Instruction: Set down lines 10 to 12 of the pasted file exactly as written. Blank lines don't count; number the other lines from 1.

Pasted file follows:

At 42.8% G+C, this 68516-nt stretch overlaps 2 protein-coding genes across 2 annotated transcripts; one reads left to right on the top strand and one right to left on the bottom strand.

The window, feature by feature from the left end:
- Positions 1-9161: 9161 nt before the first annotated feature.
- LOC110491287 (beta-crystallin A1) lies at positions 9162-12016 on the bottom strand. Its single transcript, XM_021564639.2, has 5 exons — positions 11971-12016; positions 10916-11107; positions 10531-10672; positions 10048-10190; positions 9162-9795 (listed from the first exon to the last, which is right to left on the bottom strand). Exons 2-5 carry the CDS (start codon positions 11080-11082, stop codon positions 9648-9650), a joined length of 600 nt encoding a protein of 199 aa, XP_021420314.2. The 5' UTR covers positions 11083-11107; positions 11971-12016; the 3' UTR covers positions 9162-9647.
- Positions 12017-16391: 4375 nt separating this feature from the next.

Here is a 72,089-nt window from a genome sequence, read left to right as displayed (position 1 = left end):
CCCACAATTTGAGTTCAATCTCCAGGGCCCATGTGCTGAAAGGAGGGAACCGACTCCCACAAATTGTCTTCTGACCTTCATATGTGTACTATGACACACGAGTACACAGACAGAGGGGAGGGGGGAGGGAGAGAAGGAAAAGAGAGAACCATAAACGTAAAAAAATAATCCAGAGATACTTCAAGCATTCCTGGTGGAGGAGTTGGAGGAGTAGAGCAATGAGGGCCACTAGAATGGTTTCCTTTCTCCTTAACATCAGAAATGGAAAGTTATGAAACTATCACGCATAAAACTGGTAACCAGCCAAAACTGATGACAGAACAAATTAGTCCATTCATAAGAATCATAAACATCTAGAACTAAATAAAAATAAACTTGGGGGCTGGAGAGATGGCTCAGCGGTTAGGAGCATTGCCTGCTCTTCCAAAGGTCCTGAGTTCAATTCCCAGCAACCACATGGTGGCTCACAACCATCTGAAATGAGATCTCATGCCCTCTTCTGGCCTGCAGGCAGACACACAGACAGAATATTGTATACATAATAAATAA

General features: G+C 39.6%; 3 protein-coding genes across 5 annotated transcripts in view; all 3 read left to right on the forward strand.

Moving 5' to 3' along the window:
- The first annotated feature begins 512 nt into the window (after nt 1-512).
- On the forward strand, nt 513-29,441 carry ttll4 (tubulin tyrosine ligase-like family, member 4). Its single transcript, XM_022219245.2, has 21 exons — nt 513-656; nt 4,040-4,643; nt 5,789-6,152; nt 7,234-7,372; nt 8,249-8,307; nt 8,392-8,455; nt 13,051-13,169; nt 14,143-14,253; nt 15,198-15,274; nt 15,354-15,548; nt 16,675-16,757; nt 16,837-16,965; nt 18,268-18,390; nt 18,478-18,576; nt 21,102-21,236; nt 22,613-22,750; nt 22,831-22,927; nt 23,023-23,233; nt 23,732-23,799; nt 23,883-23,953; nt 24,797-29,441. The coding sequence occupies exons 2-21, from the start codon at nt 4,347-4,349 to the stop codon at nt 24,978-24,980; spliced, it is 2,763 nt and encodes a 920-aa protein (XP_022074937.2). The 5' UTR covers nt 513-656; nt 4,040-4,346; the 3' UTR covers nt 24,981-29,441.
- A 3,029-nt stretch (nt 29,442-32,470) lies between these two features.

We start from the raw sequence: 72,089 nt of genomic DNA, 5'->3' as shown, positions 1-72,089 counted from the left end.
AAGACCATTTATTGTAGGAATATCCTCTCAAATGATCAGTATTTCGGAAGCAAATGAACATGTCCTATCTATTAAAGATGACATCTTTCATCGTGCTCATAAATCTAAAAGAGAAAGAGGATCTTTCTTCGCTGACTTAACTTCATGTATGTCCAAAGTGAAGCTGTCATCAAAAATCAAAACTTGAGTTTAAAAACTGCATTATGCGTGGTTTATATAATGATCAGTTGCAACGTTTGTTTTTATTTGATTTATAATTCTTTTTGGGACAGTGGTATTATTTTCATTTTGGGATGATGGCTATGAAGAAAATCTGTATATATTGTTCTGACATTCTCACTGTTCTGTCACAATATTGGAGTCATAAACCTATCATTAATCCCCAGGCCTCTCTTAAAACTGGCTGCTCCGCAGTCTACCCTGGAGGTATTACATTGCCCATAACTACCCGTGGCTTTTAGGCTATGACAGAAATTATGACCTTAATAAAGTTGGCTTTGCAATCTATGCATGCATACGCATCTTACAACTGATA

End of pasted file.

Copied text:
- The first annotated feature begins 512 nt into the window (after nt 1-512).
- On the forward strand, nt 513-29,441 carry ttll4 (tubulin tyrosine ligase-like family, member 4). Its single transcript, XM_022219245.2, has 21 exons — nt 513-656; nt 4,040-4,643; nt 5,789-6,152; nt 7,234-7,372; nt 8,249-8,307; nt 8,392-8,455; nt 13,051-13,169; nt 14,143-14,253; nt 15,198-15,274; nt 15,354-15,548; nt 16,675-16,757; nt 16,837-16,965; nt 18,268-18,390; nt 18,478-18,576; nt 21,102-21,236; nt 22,613-22,750; nt 22,831-22,927; nt 23,023-23,233; nt 23,732-23,799; nt 23,883-23,953; nt 24,797-29,441. The coding sequence occupies exons 2-21, from the start codon at nt 4,347-4,349 to the stop codon at nt 24,978-24,980; spliced, it is 2,763 nt and encodes a 920-aa protein (XP_022074937.2). The 5' UTR covers nt 513-656; nt 4,040-4,346; the 3' UTR covers nt 24,981-29,441.
- A 3,029-nt stretch (nt 29,442-32,470) lies between these two features.